When bigger isn’t always better

Dwarfism is rare, but not that rare. Is it something to be treated or just part of life’s rich tapestry?

Human height follows a normal distribution, typical of a trait influenced by many genes. At the extremes, though, the effects of single genes are seen in the genetic conditions of dwarfism and giganticism.

The term dwarfism applies to people with an adult height of 4'10" (147 cm) or less. There are about 200 types of dwarfism. The most common form (accounting for around 70 per cent of all cases) is achondroplasia, which occurs once in every 26,000–40,000 births. People with achondroplasia have disproportionately short arms and legs, and large heads with prominent foreheads.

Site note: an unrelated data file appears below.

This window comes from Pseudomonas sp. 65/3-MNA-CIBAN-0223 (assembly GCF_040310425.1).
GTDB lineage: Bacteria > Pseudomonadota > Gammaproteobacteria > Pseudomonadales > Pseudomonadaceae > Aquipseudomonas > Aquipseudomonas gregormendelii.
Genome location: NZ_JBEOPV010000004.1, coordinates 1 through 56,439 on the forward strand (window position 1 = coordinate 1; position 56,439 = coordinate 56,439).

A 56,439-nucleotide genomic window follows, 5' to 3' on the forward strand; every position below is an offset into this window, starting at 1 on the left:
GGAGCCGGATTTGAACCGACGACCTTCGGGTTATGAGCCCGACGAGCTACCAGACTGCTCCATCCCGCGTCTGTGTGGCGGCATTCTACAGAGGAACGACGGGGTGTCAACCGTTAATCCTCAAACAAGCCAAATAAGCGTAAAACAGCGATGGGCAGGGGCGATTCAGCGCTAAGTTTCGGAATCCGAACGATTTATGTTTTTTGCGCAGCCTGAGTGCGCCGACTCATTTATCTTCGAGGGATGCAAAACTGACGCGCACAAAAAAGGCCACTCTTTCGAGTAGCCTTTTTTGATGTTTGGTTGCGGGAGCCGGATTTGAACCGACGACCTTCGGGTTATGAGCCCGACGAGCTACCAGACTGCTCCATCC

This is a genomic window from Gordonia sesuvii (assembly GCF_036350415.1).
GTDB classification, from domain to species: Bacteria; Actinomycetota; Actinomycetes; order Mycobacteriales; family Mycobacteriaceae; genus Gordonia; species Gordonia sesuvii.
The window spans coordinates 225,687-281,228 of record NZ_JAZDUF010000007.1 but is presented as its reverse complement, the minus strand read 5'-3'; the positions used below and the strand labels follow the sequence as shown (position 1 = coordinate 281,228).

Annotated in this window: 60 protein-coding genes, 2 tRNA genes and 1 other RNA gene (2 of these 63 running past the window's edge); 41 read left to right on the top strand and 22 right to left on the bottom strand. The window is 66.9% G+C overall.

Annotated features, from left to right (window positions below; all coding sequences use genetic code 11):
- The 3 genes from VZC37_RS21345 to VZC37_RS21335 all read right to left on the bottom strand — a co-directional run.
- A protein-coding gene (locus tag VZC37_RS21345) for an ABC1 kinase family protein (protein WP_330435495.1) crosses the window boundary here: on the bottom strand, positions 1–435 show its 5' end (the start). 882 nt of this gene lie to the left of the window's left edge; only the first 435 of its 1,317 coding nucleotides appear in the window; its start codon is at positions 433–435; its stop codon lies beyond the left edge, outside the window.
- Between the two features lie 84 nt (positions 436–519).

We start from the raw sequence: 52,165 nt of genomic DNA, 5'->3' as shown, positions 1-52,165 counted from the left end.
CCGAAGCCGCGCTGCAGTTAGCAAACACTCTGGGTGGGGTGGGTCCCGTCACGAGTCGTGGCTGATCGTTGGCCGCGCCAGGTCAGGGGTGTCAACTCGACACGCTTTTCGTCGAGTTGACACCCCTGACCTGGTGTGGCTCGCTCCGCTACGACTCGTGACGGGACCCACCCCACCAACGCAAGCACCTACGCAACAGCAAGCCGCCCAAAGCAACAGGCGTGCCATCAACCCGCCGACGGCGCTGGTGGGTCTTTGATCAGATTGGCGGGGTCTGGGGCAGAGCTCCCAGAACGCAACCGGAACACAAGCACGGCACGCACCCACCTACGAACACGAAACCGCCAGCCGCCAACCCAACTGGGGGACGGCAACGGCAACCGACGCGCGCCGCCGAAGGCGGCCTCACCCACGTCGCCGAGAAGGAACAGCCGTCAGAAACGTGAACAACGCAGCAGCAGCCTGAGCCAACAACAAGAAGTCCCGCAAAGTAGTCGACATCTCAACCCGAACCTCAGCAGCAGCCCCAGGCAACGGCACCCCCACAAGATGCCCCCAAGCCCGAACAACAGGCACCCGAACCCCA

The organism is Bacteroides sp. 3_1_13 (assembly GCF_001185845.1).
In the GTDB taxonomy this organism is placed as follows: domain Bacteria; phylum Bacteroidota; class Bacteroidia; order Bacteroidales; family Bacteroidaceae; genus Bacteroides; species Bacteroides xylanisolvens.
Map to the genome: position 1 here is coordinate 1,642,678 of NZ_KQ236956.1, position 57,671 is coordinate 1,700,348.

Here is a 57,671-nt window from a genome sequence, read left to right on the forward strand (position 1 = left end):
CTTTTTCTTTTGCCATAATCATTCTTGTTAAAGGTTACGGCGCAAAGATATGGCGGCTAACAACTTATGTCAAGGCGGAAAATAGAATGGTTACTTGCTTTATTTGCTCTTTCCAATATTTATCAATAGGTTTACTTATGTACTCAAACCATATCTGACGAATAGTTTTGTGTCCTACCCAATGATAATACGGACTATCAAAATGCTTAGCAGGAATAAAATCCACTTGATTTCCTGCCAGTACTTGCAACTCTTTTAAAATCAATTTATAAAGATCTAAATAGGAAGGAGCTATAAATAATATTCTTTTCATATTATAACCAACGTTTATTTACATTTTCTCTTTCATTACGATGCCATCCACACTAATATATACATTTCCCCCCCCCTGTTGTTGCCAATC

Achondroplasia is caused by variations in the gene for fibroblast growth factor receptor 3 (FGFR3), which lead to abnormal bone development. Most cases (75–90 per cent) arise spontaneously, without any family history.

Although such conditions are associated with medical complications, people with achondroplasia can expect to live long and fulfilling lives. While certain routine activities, such as driving or turning lights on and off, may present problems, social attitudes often present a greater barrier to normal life. (See our two Real Voices interviews below for more.)

References

Further reading

About this resource

This resource was first published in ‘How We Look’ in June 2008 and reviewed and updated in October 2014.

Topics:
Physiology, Genetics and genomics, Health, infection and disease
Issue:
How We Look
Education levels:
16–19, Continuing professional development